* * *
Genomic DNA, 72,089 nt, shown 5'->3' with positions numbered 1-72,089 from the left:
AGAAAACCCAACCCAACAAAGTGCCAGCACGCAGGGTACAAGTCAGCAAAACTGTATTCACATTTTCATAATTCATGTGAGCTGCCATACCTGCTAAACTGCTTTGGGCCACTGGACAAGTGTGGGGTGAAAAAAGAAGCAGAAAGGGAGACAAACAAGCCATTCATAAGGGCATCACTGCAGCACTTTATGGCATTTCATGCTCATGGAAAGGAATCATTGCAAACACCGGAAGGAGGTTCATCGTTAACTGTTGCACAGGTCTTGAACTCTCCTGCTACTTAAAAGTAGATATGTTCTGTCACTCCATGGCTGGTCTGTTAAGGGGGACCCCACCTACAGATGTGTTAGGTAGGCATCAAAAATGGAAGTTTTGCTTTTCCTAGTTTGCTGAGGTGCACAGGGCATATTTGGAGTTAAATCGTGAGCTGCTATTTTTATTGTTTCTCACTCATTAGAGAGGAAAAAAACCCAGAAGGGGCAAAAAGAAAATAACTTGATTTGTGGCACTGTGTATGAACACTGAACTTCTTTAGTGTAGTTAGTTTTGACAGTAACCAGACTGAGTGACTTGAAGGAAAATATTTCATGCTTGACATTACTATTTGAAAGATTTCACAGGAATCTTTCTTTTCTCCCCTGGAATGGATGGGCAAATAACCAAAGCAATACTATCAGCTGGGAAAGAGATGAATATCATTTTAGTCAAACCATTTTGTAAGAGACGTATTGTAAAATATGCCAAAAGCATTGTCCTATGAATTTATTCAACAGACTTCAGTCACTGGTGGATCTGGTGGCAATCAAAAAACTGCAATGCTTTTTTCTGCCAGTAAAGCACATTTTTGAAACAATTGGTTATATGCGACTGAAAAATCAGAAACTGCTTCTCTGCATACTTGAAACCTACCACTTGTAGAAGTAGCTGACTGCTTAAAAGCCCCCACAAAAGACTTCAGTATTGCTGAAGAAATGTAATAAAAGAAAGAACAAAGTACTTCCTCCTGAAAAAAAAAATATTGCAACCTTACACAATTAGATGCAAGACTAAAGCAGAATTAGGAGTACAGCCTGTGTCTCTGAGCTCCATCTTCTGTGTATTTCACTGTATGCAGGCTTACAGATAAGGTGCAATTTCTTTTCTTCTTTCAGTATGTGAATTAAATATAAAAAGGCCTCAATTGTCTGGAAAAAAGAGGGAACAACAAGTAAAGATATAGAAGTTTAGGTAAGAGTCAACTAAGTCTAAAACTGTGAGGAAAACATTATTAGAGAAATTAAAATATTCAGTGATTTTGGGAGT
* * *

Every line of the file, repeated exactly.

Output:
Genomic DNA, 72,089 nt, shown 5'->3' with positions numbered 1-72,089 from the left:
AGAAAACCCAACCCAACAAAGTGCCAGCACGCAGGGTACAAGTCAGCAAAACTGTATTCACATTTTCATAATTCATGTGAGCTGCCATACCTGCTAAACTGCTTTGGGCCACTGGACAAGTGTGGGGTGAAAAAAGAAGCAGAAAGGGAGACAAACAAGCCATTCATAAGGGCATCACTGCAGCACTTTATGGCATTTCATGCTCATGGAAAGGAATCATTGCAAACACCGGAAGGAGGTTCATCGTTAACTGTTGCACAGGTCTTGAACTCTCCTGCTACTTAAAAGTAGATATGTTCTGTCACTCCATGGCTGGTCTGTTAAGGGGGACCCCACCTACAGATGTGTTAGGTAGGCATCAAAAATGGAAGTTTTGCTTTTCCTAGTTTGCTGAGGTGCACAGGGCATATTTGGAGTTAAATCGTGAGCTGCTATTTTTATTGTTTCTCACTCATTAGAGAGGAAAAAAACCCAGAAGGGGCAAAAAGAAAATAACTTGATTTGTGGCACTGTGTATGAACACTGAACTTCTTTAGTGTAGTTAGTTTTGACAGTAACCAGACTGAGTGACTTGAAGGAAAATATTTCATGCTTGACATTACTATTTGAAAGATTTCACAGGAATCTTTCTTTTCTCCCCTGGAATGGATGGGCAAATAACCAAAGCAATACTATCAGCTGGGAAAGAGATGAATATCATTTTAGTCAAACCATTTTGTAAGAGACGTATTGTAAAATATGCCAAAAGCATTGTCCTATGAATTTATTCAACAGACTTCAGTCACTGGTGGATCTGGTGGCAATCAAAAAACTGCAATGCTTTTTTCTGCCAGTAAAGCACATTTTTGAAACAATTGGTTATATGCGACTGAAAAATCAGAAACTGCTTCTCTGCATACTTGAAACCTACCACTTGTAGAAGTAGCTGACTGCTTAAAAGCCCCCACAAAAGACTTCAGTATTGCTGAAGAAATGTAATAAAAGAAAGAACAAAGTACTTCCTCCTGAAAAAAAAAATATTGCAACCTTACACAATTAGATGCAAGACTAAAGCAGAATTAGGAGTACAGCCTGTGTCTCTGAGCTCCATCTTCTGTGTATTTCACTGTATGCAGGCTTACAGATAAGGTGCAATTTCTTTTCTTCTTTCAGTATGTGAATTAAATATAAAAAGGCCTCAATTGTCTGGAAAAAAGAGGGAACAACAAGTAAAGATATAGAAGTTTAGGTAAGAGTCAACTAAGTCTAAAACTGTGAGGAAAACATTATTAGAGAAATTAAAATATTCAGTGATTTTGGGAGT